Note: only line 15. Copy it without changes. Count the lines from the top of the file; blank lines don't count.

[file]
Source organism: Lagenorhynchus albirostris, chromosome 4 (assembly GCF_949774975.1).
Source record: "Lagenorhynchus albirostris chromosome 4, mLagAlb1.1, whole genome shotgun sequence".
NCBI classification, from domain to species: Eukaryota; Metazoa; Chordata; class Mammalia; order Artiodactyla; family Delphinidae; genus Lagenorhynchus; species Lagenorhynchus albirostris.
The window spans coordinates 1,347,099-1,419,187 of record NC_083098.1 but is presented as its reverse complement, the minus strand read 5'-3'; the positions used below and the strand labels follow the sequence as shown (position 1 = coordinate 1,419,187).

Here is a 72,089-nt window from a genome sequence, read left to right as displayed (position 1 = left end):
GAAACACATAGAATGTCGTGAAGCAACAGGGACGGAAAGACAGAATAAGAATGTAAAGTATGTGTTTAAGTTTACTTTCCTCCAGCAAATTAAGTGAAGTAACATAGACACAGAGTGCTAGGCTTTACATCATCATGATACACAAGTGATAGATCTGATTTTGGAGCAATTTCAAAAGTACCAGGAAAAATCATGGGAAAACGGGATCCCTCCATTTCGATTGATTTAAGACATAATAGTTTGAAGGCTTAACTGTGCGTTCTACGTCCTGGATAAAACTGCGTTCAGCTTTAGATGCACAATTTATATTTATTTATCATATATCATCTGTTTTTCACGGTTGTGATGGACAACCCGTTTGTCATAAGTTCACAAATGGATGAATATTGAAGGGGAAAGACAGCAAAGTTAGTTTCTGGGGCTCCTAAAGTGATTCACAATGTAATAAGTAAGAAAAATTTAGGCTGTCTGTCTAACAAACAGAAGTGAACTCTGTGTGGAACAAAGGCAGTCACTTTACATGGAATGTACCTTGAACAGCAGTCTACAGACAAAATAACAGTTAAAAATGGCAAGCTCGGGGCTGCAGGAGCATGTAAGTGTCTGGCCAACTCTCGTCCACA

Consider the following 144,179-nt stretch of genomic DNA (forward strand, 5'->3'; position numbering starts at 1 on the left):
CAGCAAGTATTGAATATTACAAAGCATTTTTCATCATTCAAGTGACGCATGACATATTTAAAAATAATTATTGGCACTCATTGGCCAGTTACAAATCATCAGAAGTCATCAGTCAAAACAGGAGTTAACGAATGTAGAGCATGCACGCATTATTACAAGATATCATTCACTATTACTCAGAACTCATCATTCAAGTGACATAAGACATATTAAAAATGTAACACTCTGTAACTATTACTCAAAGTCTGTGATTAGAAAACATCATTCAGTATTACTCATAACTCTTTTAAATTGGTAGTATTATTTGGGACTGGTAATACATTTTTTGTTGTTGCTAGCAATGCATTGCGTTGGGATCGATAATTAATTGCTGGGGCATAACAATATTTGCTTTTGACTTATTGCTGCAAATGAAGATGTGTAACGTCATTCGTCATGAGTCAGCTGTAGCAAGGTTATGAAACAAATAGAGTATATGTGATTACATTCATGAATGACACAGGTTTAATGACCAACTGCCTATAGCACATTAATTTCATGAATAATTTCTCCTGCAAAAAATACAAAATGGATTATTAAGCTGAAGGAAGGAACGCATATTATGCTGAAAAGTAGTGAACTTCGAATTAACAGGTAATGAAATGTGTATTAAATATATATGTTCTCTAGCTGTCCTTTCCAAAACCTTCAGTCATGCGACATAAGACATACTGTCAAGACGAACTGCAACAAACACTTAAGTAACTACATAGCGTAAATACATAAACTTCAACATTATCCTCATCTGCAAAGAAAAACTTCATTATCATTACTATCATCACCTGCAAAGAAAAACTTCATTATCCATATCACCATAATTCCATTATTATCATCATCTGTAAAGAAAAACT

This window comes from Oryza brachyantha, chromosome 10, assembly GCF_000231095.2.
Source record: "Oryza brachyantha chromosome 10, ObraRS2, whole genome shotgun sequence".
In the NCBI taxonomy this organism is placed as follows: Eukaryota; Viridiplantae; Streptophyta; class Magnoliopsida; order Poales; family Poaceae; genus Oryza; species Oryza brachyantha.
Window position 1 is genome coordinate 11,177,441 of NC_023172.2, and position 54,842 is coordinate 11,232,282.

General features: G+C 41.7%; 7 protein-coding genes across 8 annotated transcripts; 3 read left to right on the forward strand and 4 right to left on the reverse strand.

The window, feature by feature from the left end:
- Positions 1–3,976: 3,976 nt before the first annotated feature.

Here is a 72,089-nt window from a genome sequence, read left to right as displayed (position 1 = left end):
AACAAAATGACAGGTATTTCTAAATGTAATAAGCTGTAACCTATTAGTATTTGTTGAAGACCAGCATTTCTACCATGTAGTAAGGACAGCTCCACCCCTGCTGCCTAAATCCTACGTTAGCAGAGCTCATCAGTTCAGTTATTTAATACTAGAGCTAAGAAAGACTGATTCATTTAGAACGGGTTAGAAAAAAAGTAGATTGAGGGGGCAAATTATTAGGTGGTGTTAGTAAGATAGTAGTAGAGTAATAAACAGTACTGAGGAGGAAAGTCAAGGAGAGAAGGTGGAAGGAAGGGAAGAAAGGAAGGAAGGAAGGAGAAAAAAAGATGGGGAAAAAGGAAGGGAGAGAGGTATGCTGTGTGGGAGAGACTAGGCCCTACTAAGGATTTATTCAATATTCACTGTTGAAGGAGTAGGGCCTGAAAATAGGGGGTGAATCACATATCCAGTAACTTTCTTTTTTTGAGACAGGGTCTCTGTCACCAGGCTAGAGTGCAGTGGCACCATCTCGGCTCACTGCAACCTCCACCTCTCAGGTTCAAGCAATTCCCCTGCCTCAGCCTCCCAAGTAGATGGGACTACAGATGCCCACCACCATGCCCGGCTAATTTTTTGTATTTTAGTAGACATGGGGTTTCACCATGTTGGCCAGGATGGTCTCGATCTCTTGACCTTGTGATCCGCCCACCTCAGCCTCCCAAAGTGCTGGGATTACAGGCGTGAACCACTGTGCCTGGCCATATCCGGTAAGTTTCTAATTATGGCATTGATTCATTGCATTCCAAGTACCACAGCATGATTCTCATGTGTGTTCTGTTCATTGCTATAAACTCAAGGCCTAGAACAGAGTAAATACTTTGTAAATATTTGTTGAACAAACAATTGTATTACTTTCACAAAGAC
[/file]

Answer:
- Positions 1–3,976: 3,976 nt before the first annotated feature.